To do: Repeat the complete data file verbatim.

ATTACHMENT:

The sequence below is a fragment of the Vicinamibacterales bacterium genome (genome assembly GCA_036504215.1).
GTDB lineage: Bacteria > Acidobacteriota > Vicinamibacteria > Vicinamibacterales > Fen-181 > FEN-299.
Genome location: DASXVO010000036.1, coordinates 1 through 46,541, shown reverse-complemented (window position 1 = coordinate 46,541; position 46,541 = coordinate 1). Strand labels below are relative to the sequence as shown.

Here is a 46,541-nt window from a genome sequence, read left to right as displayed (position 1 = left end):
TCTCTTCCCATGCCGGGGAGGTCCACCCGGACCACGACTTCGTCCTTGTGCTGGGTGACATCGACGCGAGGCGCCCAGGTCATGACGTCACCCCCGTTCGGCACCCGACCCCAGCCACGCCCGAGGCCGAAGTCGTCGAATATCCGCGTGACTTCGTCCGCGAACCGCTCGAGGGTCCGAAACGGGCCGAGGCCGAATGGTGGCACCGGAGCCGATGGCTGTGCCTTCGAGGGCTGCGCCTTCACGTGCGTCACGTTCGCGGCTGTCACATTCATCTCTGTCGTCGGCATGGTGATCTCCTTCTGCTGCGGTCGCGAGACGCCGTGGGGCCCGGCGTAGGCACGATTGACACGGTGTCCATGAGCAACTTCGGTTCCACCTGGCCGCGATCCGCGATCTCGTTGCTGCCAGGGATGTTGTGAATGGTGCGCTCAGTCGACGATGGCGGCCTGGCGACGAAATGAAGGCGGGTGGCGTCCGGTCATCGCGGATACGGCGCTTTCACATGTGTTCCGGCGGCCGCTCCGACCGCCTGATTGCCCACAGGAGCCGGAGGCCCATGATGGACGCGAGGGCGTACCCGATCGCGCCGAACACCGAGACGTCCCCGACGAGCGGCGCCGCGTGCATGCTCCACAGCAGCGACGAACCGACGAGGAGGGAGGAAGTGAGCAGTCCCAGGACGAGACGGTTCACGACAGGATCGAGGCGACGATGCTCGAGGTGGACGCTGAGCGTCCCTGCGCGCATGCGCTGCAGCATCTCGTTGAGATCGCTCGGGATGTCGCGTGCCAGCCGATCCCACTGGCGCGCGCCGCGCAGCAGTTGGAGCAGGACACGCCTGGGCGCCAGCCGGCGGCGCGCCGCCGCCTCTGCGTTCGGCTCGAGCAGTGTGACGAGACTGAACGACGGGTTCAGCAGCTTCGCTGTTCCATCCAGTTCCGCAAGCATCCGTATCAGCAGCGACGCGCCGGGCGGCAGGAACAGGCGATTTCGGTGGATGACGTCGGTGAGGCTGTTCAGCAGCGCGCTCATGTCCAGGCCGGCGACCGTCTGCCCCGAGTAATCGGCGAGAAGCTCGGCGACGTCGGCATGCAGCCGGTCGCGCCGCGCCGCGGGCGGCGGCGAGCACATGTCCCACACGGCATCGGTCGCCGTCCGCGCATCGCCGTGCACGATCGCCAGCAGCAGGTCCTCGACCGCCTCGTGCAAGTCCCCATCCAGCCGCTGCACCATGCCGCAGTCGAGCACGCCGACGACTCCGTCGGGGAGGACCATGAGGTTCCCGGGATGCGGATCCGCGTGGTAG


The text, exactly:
The sequence below is a fragment of the Vicinamibacterales bacterium genome (genome assembly GCA_036504215.1).
GTDB lineage: Bacteria > Acidobacteriota > Vicinamibacteria > Vicinamibacterales > Fen-181 > FEN-299.
Genome location: DASXVO010000036.1, coordinates 1 through 46,541, shown reverse-complemented (window position 1 = coordinate 46,541; position 46,541 = coordinate 1). Strand labels below are relative to the sequence as shown.

Here is a 46,541-nt window from a genome sequence, read left to right as displayed (position 1 = left end):
TCTCTTCCCATGCCGGGGAGGTCCACCCGGACCACGACTTCGTCCTTGTGCTGGGTGACATCGACGCGAGGCGCCCAGGTCATGACGTCACCCCCGTTCGGCACCCGACCCCAGCCACGCCCGAGGCCGAAGTCGTCGAATATCCGCGTGACTTCGTCCGCGAACCGCTCGAGGGTCCGAAACGGGCCGAGGCCGAATGGTGGCACCGGAGCCGATGGCTGTGCCTTCGAGGGCTGCGCCTTCACGTGCGTCACGTTCGCGGCTGTCACATTCATCTCTGTCGTCGGCATGGTGATCTCCTTCTGCTGCGGTCGCGAGACGCCGTGGGGCCCGGCGTAGGCACGATTGACACGGTGTCCATGAGCAACTTCGGTTCCACCTGGCCGCGATCCGCGATCTCGTTGCTGCCAGGGATGTTGTGAATGGTGCGCTCAGTCGACGATGGCGGCCTGGCGACGAAATGAAGGCGGGTGGCGTCCGGTCATCGCGGATACGGCGCTTTCACATGTGTTCCGGCGGCCGCTCCGACCGCCTGATTGCCCACAGGAGCCGGAGGCCCATGATGGACGCGAGGGCGTACCCGATCGCGCCGAACACCGAGACGTCCCCGACGAGCGGCGCCGCGTGCATGCTCCACAGCAGCGACGAACCGACGAGGAGGGAGGAAGTGAGCAGTCCCAGGACGAGACGGTTCACGACAGGATCGAGGCGACGATGCTCGAGGTGGACGCTGAGCGTCCCTGCGCGCATGCGCTGCAGCATCTCGTTGAGATCGCTCGGGATGTCGCGTGCCAGCCGATCCCACTGGCGCGCGCCGCGCAGCAGTTGGAGCAGGACACGCCTGGGCGCCAGCCGGCGGCGCGCCGCCGCCTCTGCGTTCGGCTCGAGCAGTGTGACGAGACTGAACGACGGGTTCAGCAGCTTCGCTGTTCCATCCAGTTCCGCAAGCATCCGTATCAGCAGCGACGCGCCGGGCGGCAGGAACAGGCGATTTCGGTGGATGACGTCGGTGAGGCTGTTCAGCAGCGCGCTCATGTCCAGGCCGGCGACCGTCTGCCCCGAGTAATCGGCGAGAAGCTCGGCGACGTCGGCATGCAGCCGGTCGCGCCGCGCCGCGGGCGGCGGCGAGCACATGTCCCACACGGCATCGGTCGCCGTCCGCGCATCGCCGTGCACGATCGCCAGCAGCAGGTCCTCGACCGCCTCGTGCAAGTCCCCATCCAGCCGCTGCACCATGCCGCAGTCGAGCACGCCGACGACTCCGTCGGGGAGGACCATGAGGTTCCCGGGATGCGGATCCGCGTGGTAG